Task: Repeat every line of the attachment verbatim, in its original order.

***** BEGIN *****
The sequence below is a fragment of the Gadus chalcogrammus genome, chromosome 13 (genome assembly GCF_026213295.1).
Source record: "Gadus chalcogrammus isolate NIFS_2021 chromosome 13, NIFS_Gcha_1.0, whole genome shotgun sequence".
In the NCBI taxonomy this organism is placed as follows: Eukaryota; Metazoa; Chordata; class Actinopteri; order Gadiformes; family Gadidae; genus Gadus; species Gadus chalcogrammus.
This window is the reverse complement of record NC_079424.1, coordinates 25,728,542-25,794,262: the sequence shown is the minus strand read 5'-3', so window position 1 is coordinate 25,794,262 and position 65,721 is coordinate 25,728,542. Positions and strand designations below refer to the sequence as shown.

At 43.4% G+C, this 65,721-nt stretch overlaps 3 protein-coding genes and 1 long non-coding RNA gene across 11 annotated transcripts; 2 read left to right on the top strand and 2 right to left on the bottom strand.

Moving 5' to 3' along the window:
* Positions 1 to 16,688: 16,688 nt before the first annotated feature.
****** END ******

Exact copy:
The sequence below is a fragment of the Gadus chalcogrammus genome, chromosome 13 (genome assembly GCF_026213295.1).
Source record: "Gadus chalcogrammus isolate NIFS_2021 chromosome 13, NIFS_Gcha_1.0, whole genome shotgun sequence".
In the NCBI taxonomy this organism is placed as follows: Eukaryota; Metazoa; Chordata; class Actinopteri; order Gadiformes; family Gadidae; genus Gadus; species Gadus chalcogrammus.
This window is the reverse complement of record NC_079424.1, coordinates 25,728,542-25,794,262: the sequence shown is the minus strand read 5'-3', so window position 1 is coordinate 25,794,262 and position 65,721 is coordinate 25,728,542. Positions and strand designations below refer to the sequence as shown.

At 43.4% G+C, this 65,721-nt stretch overlaps 3 protein-coding genes and 1 long non-coding RNA gene across 11 annotated transcripts; 2 read left to right on the top strand and 2 right to left on the bottom strand.

Moving 5' to 3' along the window:
* Positions 1 to 16,688: 16,688 nt before the first annotated feature.